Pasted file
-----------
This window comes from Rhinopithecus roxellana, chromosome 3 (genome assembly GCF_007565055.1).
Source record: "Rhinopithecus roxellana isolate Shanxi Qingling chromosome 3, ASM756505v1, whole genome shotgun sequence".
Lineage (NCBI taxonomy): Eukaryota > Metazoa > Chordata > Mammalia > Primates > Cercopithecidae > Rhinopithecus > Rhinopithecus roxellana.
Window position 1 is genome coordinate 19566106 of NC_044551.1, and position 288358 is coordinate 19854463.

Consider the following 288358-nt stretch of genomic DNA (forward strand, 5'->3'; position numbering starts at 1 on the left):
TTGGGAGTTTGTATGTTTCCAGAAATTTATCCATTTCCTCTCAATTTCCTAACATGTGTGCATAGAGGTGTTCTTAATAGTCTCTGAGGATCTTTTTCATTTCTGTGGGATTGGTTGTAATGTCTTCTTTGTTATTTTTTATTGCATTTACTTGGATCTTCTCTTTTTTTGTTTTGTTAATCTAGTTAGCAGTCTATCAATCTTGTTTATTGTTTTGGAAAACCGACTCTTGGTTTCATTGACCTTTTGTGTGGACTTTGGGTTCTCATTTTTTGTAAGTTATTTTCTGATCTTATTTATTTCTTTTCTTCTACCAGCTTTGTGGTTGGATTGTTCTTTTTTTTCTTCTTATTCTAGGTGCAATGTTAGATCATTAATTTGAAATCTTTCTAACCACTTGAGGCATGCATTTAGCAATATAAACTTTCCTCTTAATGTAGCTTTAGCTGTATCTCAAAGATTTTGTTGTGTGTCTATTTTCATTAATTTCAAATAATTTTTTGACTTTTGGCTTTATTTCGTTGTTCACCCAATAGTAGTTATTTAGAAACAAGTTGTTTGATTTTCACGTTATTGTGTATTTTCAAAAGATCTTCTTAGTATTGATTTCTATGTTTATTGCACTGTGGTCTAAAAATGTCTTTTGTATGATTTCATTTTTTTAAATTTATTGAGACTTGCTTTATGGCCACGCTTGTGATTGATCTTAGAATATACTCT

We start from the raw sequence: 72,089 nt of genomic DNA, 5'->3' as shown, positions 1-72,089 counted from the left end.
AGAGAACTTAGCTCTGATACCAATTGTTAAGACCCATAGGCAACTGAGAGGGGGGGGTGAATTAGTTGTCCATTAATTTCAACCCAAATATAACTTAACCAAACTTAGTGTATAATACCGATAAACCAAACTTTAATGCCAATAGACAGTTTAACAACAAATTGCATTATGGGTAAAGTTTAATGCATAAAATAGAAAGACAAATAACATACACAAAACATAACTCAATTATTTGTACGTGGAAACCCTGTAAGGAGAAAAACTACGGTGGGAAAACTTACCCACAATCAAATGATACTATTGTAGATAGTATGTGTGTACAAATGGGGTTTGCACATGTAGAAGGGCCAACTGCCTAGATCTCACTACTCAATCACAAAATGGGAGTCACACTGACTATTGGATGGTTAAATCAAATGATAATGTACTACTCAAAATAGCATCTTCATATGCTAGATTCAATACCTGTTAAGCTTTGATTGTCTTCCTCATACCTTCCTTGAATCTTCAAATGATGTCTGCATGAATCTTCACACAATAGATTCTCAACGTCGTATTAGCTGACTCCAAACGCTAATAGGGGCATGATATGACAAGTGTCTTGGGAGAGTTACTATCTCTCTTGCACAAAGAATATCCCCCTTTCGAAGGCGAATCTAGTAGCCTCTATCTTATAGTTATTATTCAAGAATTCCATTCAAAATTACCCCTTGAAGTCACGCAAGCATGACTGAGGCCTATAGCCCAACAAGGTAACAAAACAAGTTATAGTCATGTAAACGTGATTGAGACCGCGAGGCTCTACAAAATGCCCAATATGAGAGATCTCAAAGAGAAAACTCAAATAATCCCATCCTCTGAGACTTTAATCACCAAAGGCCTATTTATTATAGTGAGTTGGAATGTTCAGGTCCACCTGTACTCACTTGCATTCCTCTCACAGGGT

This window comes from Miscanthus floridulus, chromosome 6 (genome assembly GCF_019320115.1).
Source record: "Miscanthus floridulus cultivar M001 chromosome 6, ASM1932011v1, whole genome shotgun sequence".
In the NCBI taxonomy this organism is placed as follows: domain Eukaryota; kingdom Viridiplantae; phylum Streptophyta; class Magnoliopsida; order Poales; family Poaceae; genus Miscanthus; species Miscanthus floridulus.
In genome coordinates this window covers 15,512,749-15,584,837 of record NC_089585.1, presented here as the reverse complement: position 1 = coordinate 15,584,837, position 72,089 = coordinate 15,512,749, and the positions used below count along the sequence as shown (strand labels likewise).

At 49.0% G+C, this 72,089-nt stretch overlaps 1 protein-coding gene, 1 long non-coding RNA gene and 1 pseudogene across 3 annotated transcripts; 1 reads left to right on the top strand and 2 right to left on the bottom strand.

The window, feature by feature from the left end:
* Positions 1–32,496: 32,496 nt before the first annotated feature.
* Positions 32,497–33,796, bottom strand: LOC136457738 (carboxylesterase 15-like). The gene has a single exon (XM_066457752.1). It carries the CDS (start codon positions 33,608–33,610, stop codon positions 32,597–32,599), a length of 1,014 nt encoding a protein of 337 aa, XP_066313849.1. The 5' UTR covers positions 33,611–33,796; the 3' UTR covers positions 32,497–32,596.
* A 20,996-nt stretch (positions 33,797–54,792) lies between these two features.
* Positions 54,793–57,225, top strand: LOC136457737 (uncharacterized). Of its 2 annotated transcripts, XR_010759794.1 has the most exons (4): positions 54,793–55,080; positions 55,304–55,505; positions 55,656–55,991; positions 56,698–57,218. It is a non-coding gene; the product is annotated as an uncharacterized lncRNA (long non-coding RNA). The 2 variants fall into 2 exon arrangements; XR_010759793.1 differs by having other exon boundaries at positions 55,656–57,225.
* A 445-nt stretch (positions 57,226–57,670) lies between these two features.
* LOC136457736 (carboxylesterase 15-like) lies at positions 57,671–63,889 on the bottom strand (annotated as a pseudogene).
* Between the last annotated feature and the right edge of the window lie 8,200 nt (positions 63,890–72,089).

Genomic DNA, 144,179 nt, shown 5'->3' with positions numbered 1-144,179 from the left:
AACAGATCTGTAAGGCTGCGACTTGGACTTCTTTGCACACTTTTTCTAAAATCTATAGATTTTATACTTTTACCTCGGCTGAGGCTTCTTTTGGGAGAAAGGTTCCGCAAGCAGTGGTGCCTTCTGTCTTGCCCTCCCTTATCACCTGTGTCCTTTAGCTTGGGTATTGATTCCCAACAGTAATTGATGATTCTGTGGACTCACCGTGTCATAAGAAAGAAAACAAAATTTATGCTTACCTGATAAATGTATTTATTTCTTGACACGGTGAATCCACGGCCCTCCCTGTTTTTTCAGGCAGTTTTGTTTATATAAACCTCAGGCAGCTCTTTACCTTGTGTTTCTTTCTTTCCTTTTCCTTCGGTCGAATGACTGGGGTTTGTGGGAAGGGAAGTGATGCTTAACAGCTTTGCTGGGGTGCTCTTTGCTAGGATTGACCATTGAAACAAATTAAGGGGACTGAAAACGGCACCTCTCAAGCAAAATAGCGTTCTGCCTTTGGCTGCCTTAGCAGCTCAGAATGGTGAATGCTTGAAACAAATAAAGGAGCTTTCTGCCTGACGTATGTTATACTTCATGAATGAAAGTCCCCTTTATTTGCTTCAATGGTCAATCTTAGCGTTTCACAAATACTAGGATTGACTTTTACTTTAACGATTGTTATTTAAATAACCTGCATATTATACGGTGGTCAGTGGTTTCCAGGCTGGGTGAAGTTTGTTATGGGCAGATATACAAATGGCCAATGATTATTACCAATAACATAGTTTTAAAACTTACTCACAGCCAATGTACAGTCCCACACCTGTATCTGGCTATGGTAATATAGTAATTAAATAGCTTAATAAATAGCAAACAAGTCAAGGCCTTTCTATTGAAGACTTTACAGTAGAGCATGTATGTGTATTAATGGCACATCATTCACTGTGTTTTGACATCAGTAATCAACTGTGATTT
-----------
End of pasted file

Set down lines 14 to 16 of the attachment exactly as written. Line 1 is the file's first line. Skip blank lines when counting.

The window, feature by feature from the left end:
* Positions 1–32,496: 32,496 nt before the first annotated feature.
* Positions 32,497–33,796, bottom strand: LOC136457738 (carboxylesterase 15-like). The gene has a single exon (XM_066457752.1). It carries the CDS (start codon positions 33,608–33,610, stop codon positions 32,597–32,599), a length of 1,014 nt encoding a protein of 337 aa, XP_066313849.1. The 5' UTR covers positions 33,611–33,796; the 3' UTR covers positions 32,497–32,596.